Variables are used to store and manipulate data. Variables are always defined in the declarations section of a block before it is used elsewhere in the block body. The declarations section is the portion beneath where you specified the keyword DECLARE . The possible data types a variable can be declared with are any valid SQL data type and a few other data types special to PL/pgSQL.

The following list some items that must be declared and examples of how to declare them:

An integer variable

      DECLARE 
      one INTEGER;

      BEGIN

      END;

Rows of a table

      DECLARE 
      product invoice%ROWTYPE;

      BEGIN

      END;
      

Data Records

      DECLARE 
      oneProd RECORD;

      BEGIN

      END;
      

As you may have noticed, each variable declared must be terminated with a semi-colon (;) and the variable name is listed first, then comes the data type of the variable.

The only variable that does not need to be declared is the incrementing variable used by the FOR Loop. This incrementing variable is set to increase a number by 1 every time the a statement loop is entered. See the Iteration section for more information on FOR Loops .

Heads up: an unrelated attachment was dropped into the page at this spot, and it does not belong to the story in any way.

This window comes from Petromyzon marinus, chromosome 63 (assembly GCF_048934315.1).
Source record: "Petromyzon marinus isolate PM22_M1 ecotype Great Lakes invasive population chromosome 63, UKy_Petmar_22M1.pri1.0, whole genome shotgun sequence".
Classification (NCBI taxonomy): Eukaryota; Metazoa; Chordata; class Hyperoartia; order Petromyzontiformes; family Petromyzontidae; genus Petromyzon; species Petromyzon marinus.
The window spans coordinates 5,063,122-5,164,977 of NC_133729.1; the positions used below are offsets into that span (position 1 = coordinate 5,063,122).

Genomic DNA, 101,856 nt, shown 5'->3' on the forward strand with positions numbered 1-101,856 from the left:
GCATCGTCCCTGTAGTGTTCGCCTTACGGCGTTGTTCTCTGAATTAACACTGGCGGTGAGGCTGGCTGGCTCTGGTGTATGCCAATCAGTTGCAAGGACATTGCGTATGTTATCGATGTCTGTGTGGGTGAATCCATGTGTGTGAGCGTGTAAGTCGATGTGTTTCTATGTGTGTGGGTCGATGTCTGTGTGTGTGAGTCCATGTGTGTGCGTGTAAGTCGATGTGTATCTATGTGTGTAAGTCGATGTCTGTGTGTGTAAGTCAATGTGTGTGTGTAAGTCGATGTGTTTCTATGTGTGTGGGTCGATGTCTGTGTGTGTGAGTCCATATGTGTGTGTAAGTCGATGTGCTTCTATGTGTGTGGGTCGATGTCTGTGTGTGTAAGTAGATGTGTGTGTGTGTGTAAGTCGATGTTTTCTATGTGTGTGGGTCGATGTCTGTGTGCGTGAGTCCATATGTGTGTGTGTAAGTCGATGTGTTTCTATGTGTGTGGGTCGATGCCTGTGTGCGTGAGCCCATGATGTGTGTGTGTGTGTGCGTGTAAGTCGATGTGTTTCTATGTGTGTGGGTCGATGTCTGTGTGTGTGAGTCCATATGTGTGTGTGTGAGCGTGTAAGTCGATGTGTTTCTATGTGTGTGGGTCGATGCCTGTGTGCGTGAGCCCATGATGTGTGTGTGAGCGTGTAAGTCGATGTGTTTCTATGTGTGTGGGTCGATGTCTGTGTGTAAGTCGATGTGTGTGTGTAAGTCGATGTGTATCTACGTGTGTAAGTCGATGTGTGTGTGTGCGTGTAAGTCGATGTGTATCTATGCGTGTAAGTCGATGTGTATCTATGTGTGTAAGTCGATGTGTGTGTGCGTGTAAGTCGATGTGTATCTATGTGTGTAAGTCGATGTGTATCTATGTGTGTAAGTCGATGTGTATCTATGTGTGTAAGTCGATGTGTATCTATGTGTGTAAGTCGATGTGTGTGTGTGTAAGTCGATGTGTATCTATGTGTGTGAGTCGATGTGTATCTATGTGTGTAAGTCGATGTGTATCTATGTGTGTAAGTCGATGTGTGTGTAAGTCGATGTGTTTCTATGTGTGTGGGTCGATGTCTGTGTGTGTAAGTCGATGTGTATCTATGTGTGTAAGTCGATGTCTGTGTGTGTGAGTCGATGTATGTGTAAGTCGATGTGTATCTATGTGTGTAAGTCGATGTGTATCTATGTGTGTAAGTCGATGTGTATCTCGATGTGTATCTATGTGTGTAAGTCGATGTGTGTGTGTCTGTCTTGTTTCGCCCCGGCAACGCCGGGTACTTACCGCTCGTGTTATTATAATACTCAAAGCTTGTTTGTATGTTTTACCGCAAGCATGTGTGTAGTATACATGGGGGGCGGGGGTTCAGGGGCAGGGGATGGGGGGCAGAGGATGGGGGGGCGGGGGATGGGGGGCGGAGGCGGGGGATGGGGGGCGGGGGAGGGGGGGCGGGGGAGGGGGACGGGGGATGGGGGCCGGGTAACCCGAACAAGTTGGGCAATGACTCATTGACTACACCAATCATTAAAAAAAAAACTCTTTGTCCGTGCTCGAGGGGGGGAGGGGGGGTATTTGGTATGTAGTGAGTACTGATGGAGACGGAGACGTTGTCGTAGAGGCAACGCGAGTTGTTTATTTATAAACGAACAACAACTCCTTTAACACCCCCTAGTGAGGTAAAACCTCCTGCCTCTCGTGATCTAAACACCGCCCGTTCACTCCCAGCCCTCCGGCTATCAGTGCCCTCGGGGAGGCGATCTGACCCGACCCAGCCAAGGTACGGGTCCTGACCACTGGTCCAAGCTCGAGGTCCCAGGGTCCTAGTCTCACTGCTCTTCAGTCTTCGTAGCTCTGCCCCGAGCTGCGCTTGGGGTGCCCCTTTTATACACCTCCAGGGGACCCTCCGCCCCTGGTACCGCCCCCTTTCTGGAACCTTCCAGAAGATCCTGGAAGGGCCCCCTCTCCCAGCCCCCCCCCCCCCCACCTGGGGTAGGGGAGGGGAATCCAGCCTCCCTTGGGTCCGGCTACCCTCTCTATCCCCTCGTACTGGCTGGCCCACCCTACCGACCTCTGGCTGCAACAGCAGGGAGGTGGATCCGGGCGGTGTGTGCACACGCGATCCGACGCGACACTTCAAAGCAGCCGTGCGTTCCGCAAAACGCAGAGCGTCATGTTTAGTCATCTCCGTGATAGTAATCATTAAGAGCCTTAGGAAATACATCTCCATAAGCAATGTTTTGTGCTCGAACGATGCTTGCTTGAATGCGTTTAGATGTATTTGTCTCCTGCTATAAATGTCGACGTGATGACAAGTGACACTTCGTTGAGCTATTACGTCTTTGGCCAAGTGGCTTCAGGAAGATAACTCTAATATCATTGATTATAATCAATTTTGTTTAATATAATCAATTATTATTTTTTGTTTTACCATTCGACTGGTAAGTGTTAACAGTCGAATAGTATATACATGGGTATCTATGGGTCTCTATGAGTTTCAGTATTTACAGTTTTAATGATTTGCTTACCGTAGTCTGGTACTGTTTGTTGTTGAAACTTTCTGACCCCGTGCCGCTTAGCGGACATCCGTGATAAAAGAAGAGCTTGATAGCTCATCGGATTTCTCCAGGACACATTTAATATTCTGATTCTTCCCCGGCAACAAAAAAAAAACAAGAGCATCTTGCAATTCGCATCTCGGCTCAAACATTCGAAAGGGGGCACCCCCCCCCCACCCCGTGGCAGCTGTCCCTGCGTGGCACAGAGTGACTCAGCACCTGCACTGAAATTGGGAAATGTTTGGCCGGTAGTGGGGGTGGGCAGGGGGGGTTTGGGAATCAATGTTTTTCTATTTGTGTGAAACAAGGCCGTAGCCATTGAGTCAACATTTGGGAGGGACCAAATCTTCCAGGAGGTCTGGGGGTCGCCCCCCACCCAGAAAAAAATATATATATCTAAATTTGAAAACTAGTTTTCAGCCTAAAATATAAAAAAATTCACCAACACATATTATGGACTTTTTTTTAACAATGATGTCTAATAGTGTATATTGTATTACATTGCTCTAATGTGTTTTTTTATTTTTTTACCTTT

You can declare variables at the beginning of a block even though you may be planning to use the variable later in a sub block. This way, the variable can be visible to the entire function, instead of just to the sub-block. The range where the variable is visible is called the scope.

The next example shows how the scope is in violation. It first declares a phrase variable in a sub-block to hold a string. It then assigns Hello World! to the variable and exits the sub-block. Now that it is in the main block body, it tries to return the phrase . This will not work because the phrase is not visible outside of the sub-block.

Example 9-8. Scope Violation

CREATE FUNCTION scope_var() RETURNS text AS'
DECLARE
-- nothing is declared here

BEGIN

  DECLARE
     -- declares a string phrase
     phrase text;

  BEGIN
     -- assigns Hello World! to the phrase
     phrase = ''Hello World!'';

  -- end of the phrase's scope
  END;

-- this creates an ERROR!
return phrase;
END;
' LANGUAGE 'plpgsql';
  

To fix this problem, you can declare the phrase in the outer declarations section. Then add the Hello World! string to the phrase and display the result:

Example 9-9. Correct usage of Scope

CREATE FUNCTION scope_var() RETURNS text AS'
DECLARE
  -- declares a string phrase
  phrase text;
BEGIN

  DECLARE
  -- nothing is declared here   

  BEGIN
     -- assigns Hello World! to the phrase
     phrase = ''Hello World!'';

  -- jumps out of the sub block
  END;

-- displays the phrase 
return phrase;
END;
' LANGUAGE 'plpgsql';
   

Note Escaping Single Quotes
 

When the Hello World! string is put into the phrase variable, the string is inside a set of two single quotes. The first single quote escapes the inside pair of quotes. Be sure to remember this when you are dealing with strings in PL/pgSQL.

When this function is called with the SQL SELECT statement:

   SELECT scope_var();
   

It displays a temporary scope_var column with the phrase:

 
  scope_var
--------------
 Hello World!
(1 row)